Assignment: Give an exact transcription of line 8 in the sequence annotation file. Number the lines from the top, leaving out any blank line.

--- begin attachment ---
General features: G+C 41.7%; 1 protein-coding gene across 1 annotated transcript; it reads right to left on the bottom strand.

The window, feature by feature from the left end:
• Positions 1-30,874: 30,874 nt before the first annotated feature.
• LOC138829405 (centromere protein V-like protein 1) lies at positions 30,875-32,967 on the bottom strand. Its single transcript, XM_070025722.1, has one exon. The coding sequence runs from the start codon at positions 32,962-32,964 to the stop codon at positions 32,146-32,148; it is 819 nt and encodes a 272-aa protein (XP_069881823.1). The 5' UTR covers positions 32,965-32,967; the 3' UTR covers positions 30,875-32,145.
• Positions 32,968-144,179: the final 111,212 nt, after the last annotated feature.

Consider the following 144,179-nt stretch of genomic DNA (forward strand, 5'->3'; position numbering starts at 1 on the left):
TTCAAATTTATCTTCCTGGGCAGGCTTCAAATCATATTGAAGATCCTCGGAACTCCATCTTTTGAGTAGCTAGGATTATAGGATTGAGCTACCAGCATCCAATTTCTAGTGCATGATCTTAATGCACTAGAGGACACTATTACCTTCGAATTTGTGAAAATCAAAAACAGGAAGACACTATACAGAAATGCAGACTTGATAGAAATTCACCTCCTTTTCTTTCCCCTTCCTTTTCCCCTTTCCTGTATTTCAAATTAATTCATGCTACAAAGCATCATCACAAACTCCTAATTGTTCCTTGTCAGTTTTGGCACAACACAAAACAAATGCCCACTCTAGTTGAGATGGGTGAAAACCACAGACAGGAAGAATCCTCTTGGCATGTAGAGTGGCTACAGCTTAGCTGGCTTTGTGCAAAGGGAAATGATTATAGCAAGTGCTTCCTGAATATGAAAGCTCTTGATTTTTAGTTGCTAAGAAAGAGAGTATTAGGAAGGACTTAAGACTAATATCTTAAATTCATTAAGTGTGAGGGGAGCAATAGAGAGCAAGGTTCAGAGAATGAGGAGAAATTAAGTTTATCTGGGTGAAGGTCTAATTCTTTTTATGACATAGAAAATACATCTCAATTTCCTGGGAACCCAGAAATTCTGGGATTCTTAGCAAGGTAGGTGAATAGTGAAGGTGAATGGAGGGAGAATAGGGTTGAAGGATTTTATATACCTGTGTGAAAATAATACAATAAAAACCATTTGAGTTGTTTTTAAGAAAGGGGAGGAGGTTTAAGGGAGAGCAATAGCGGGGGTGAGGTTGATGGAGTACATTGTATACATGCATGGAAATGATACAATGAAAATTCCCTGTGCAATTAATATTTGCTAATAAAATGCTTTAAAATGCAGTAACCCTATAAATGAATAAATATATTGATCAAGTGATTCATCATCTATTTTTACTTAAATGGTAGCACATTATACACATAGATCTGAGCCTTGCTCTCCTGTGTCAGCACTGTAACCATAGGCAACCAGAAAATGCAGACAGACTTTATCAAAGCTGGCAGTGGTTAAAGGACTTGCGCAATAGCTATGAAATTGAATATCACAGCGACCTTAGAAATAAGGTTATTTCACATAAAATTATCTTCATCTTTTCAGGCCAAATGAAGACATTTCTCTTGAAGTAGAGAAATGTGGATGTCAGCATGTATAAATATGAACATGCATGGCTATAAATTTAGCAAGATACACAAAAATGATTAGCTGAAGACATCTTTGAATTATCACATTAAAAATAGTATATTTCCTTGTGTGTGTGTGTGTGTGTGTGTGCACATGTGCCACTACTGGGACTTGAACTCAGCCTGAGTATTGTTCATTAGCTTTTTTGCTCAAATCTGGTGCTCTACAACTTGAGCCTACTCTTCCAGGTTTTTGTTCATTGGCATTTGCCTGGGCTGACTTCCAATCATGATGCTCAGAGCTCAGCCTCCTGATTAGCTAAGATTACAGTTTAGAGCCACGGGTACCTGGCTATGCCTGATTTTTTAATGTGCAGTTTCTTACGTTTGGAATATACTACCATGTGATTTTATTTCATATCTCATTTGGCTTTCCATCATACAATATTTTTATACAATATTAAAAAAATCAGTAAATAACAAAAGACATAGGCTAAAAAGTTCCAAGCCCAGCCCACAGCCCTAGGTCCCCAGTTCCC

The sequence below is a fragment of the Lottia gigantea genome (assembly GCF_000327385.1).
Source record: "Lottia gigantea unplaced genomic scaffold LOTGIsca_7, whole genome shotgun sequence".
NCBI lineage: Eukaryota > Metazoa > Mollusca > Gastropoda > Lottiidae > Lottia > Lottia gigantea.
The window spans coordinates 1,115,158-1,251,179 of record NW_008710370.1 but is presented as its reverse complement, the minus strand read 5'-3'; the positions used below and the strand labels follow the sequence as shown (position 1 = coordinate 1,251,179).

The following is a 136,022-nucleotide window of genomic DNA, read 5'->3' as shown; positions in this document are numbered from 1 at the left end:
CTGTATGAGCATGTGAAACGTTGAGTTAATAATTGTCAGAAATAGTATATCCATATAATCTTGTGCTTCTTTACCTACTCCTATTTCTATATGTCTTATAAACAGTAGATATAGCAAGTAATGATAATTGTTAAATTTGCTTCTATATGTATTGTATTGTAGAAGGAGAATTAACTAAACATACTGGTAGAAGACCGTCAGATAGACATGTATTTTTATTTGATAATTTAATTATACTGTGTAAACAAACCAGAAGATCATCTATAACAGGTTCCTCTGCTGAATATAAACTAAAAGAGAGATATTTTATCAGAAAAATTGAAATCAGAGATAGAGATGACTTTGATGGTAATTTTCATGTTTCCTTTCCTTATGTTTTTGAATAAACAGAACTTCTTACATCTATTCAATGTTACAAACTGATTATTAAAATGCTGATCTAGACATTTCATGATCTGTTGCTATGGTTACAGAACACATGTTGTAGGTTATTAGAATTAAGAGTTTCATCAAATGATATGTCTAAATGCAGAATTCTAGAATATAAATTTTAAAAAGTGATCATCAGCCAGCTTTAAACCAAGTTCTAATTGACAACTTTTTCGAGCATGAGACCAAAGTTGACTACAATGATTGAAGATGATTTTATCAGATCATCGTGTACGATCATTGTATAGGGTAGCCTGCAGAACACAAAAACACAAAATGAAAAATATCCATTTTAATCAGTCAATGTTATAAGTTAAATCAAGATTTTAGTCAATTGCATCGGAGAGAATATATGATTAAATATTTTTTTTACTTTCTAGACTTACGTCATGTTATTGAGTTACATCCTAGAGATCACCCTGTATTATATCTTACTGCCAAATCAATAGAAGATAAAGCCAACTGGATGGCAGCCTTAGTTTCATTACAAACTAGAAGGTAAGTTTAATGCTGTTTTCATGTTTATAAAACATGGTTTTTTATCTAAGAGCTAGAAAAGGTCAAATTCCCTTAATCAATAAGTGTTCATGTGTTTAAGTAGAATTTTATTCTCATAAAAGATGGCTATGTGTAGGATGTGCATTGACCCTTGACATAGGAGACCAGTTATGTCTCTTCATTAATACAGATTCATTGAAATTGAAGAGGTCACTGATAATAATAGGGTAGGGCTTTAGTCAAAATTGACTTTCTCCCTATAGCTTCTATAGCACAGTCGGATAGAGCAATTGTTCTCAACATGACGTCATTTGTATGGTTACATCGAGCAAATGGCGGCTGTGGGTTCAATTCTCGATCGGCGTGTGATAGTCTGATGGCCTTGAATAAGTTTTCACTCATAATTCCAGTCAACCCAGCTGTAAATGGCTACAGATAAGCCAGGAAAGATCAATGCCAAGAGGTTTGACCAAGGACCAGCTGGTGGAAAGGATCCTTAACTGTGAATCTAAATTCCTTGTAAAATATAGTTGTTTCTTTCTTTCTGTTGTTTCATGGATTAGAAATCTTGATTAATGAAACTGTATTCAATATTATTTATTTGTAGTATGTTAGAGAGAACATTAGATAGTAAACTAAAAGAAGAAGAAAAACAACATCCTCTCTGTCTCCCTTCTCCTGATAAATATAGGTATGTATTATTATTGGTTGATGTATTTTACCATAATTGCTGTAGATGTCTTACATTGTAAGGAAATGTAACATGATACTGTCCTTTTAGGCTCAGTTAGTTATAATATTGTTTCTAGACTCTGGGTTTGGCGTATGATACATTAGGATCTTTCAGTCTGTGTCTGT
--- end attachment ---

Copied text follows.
The sequence below is a fragment of the Lottia gigantea genome (assembly GCF_000327385.1).